He that chooses the Mother, meets the Cross as well, for it was whilst standing at the Cross, that the Mother's heart was pierced.

O Jesus! crucified Son of a crucified Mother! look upon us from thy Cross.

O living Fruit! O Fruit of the Tree of life! refresh us with thyself, give us the enjoyment of thine own dear self. Amen.

Hic affixus arbori, Pascit nos ex vulnere. Crux ministrat pabula, Fructu nos reficiens.

Mater est præambula, Fructum nobis nutriens.

Tandem ad hoc trahitur Finalis sententia : Quod nemo consequitur Unam sine alia.

Qui Crucem elegerit, Nec sic Matrem deserit : Cum ad Crucem venerit, Matrem ibi poterit Stantem invenire.

Nec qui Matrem elegit,
Crucem prorsus abigit:
Si modum intelligit
Quo per Matrem contigit
Gladium transire.

Fili Matris unice,
Matris crucifixæ,
Nos de Cruce respice,
Fili crucifixe.

Fructus o vivifice,
Fructus ligni vitæ,
Nos teipso refice,
Nobis da frui te.




Hodie, si vocem Domini audieritis, nolite obdurare corda vestra.

To-day, if ye shall hear the voice of the Lord, harden not your hearts.

EARLY in the morning of this day, Jesus sets our for Jerusalem, leaving Mary, his Mother, and the two sisters Martha and Mary Magdalene, and Lazarus, at Bethania. The Mother of Sorrows trembles at seeing her Son thus expose himself to danger, for his enemies are bent upon his destruction; but it is not Death, it is Triumph, that Jesus is to receive today in Jerusalem. The Messias, before being nailed to the Cross, is to be proclaimed King by the people of the great City; the little children are to make her streets echo with their Hosannas to the Son of David; and this in presence of the soldiers of Rome's Emperor, and of the High Priests and Pharisees,the first, standing under the banner of their Eagles; the second, dumb with rage.

The Prophet Zachary had foretold this Triumph which the Son of Man was to receive a few days before his Passion, and which had been prepared for him from all eternity. Rejoice greatly, O Daughter of Sion! Shout for joy, O daughter of Jerusalem! Behold thy King will come to thee; the Just and the Saviour. He is poor, and riding upon an ass,

and upon a colt, the foal of an ass.1 Jesus, knowing that the hour was come for the fulfilment of this prophecy, singles out two from the rest of his Disciples, and bids them lead to him an ass and her colt, which they would find not far off. He had got to Bethphage, on Mount Olivet. The two Disciples lose no time in executing the order given them by their divine Master; and the ass and the colt are soon brought to the place where he stands.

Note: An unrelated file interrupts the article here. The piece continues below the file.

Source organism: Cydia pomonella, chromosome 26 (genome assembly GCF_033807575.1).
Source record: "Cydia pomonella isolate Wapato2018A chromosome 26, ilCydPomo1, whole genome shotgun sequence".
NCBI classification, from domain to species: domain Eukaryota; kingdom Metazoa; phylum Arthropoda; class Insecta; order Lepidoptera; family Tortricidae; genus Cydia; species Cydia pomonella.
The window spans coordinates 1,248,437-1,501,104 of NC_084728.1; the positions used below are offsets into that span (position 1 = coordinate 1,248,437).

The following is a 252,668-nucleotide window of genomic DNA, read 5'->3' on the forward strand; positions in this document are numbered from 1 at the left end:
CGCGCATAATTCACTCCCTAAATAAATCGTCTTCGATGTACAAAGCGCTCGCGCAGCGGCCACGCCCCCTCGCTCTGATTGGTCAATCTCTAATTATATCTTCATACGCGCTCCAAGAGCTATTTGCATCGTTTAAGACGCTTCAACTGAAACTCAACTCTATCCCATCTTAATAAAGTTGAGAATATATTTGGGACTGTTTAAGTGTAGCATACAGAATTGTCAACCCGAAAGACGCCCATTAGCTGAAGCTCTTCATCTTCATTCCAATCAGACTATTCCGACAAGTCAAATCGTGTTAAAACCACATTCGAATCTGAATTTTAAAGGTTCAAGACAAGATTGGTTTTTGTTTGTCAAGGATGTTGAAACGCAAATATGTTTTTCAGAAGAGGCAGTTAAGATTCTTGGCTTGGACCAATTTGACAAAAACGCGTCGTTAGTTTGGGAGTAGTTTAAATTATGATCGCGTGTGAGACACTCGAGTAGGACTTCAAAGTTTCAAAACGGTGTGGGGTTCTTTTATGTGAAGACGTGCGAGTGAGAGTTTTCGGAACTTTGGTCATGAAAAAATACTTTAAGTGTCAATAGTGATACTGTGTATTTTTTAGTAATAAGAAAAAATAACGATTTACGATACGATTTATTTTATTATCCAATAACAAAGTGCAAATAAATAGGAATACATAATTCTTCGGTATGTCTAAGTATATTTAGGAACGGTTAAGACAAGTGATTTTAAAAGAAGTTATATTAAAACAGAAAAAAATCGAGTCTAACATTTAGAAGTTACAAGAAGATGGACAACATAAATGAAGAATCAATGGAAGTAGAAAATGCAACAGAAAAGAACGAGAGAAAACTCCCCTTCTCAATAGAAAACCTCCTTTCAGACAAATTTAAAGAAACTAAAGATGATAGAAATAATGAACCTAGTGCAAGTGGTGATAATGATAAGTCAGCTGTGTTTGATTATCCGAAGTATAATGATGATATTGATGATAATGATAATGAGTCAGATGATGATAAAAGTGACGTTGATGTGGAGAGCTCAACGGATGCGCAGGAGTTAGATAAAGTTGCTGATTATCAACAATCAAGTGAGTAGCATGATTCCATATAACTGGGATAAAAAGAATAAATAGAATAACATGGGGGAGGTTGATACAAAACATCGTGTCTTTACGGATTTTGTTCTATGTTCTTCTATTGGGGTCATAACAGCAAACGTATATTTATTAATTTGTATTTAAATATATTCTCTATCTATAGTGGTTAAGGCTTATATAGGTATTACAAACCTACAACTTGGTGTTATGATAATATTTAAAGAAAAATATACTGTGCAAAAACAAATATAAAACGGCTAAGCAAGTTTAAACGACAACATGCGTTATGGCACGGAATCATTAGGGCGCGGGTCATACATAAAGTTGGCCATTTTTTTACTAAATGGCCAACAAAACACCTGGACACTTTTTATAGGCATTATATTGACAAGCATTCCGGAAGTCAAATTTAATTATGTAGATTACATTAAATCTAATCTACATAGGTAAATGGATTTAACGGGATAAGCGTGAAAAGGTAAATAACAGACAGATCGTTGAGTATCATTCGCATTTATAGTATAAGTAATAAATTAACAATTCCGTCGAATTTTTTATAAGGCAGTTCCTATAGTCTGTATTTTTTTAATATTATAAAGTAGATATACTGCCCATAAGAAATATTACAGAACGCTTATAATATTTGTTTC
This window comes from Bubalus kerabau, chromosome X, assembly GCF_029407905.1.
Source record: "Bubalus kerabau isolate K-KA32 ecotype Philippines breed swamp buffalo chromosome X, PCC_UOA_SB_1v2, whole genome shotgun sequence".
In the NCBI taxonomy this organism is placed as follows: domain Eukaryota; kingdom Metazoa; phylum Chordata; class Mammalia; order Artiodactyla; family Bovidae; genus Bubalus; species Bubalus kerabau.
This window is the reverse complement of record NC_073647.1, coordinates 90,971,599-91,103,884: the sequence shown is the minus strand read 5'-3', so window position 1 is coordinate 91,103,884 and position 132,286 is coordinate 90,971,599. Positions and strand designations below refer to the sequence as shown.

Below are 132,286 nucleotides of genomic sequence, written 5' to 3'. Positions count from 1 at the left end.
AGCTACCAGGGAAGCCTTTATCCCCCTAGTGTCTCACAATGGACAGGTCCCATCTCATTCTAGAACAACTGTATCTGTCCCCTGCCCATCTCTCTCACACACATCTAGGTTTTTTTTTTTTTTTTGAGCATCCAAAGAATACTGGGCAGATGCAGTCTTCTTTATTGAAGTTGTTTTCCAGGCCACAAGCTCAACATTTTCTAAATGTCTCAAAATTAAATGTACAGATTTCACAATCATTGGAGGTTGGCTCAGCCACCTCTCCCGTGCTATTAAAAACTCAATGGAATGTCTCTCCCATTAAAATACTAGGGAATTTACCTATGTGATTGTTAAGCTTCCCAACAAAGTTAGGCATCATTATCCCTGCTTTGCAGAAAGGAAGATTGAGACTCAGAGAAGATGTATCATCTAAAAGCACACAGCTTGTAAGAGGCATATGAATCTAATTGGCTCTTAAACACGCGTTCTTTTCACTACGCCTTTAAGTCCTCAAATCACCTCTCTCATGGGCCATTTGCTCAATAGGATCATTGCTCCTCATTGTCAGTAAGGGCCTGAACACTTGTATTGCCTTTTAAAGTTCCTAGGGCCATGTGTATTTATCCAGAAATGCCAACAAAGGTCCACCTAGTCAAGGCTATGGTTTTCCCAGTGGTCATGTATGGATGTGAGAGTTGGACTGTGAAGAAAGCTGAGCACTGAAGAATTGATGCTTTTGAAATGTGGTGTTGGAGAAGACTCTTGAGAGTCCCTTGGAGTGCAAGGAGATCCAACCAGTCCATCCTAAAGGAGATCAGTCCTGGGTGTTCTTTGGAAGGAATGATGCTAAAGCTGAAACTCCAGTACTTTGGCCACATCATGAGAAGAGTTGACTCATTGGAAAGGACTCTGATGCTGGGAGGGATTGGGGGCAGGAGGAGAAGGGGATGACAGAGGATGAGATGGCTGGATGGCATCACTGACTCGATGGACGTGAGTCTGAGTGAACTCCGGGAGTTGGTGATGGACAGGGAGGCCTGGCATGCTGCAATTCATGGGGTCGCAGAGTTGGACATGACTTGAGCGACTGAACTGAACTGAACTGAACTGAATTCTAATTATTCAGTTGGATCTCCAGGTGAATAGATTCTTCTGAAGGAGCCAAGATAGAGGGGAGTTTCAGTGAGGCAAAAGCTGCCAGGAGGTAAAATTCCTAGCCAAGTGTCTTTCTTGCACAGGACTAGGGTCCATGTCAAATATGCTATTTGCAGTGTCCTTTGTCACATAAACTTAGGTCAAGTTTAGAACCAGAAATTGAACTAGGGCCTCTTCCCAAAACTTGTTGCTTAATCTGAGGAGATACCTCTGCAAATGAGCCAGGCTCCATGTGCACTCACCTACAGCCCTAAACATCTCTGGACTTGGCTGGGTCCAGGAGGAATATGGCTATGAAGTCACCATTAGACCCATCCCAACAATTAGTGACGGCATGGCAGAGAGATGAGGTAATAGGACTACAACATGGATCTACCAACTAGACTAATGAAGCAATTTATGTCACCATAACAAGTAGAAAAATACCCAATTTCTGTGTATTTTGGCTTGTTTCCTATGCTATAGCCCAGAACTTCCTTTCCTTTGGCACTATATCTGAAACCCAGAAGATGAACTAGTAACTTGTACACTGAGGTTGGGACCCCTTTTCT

The holy Fathers have explained to us the mystery of these two animals. The ass represents the Jewish people, which had been long under the yoke of the Law; the colt, upon which, as the Evangelist says, no man yet hath sat,2 is a figure of the Gentile world, which no one had ever yet brought into subjection. The future of these two people is to be decided in a few days hence: the Jews will be rejected, for having refused to acknowledge Jesus as the Messias; the Gentiles will take their place, be adopted as God's people, and become docile and faithful.

The Disciples spread their garments upon the colt; and our Saviour, that the prophetic figure might be fulfilled, sat upon him, and advances towards Jerusalem. As soon as it was known that Jesus was near the City, the Holy Spirit worked in the hearts of those Jews, who had come, from all parts, to celebrate the Feast of the Passover. They go out to meet. our Lord, holding palm branches in their hands, and loudly proclaiming him to be King. They that had accompanied Jesus from Bethania, join the enthusiastic crowd. Whilst some spread their garments on, the way, others cut down boughs from the Palmtrees, and strewed them along the road. Hosanna is the triumphant cry, proclaiming to the whole city, that Jesus, the Son of David, has made his entrance as her King.

1 Zac., ix. 9.
2 St. Mark, xi. 2.

3 Ibid., xi. 7, and St. Luke, xix. 35,
4 St. Luke, xix. 38.